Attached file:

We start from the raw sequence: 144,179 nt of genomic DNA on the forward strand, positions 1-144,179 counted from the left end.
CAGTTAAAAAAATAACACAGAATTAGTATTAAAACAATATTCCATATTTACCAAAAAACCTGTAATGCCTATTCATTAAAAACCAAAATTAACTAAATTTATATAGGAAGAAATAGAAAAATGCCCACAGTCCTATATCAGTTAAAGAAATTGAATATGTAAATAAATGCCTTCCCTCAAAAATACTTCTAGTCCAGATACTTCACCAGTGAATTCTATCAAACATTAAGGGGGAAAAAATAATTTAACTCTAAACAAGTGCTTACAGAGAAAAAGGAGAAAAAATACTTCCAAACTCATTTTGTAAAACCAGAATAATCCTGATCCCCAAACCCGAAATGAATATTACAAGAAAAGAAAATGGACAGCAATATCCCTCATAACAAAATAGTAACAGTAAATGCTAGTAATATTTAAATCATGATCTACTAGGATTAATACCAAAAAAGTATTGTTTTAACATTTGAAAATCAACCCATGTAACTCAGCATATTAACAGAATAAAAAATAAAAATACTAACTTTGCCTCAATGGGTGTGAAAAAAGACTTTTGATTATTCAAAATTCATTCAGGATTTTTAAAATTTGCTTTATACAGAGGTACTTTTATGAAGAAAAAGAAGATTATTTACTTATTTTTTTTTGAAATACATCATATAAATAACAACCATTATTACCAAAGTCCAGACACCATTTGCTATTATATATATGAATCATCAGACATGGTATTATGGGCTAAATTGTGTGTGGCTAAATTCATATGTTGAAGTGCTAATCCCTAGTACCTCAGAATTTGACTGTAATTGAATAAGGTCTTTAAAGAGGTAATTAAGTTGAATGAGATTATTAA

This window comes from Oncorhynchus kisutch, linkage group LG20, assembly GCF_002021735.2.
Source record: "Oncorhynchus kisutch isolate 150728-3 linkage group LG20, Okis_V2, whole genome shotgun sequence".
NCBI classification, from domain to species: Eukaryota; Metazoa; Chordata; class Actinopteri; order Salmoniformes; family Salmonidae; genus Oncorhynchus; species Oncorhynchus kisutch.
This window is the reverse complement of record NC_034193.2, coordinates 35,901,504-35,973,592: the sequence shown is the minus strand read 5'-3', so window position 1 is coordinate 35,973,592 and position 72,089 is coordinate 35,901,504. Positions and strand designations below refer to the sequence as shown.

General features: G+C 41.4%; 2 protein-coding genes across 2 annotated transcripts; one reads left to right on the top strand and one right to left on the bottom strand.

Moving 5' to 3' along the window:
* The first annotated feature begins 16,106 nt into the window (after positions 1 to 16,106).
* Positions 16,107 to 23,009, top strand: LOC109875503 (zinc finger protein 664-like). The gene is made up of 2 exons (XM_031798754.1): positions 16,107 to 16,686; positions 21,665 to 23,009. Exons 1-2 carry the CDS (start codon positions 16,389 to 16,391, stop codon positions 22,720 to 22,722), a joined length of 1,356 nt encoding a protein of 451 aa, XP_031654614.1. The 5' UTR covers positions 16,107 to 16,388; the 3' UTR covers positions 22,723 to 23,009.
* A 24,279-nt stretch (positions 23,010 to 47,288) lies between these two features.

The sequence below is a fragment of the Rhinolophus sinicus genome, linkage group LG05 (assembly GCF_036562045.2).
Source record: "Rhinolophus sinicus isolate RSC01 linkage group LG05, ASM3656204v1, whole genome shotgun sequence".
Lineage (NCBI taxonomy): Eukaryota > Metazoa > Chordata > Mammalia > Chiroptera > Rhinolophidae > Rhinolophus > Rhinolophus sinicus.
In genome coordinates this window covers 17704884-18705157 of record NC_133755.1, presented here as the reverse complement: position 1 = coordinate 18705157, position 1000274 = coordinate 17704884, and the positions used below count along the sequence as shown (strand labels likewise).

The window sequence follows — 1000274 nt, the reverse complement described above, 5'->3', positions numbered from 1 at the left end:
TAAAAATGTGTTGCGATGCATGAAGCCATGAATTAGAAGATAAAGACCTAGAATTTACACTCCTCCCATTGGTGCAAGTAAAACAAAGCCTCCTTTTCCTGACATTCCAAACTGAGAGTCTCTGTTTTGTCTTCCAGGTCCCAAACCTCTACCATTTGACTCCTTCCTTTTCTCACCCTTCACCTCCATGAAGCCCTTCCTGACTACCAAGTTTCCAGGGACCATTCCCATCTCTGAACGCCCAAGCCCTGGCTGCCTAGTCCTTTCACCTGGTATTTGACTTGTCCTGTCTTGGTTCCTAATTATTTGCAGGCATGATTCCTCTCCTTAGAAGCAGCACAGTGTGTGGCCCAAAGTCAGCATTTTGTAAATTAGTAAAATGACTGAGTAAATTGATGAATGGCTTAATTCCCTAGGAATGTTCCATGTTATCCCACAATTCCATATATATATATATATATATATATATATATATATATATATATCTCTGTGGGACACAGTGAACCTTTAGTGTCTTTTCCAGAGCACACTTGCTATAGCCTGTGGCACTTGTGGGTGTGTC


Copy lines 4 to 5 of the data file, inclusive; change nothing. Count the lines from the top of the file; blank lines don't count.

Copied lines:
Source record: "Oncorhynchus kisutch isolate 150728-3 linkage group LG20, Okis_V2, whole genome shotgun sequence".
NCBI classification, from domain to species: Eukaryota; Metazoa; Chordata; class Actinopteri; order Salmoniformes; family Salmonidae; genus Oncorhynchus; species Oncorhynchus kisutch.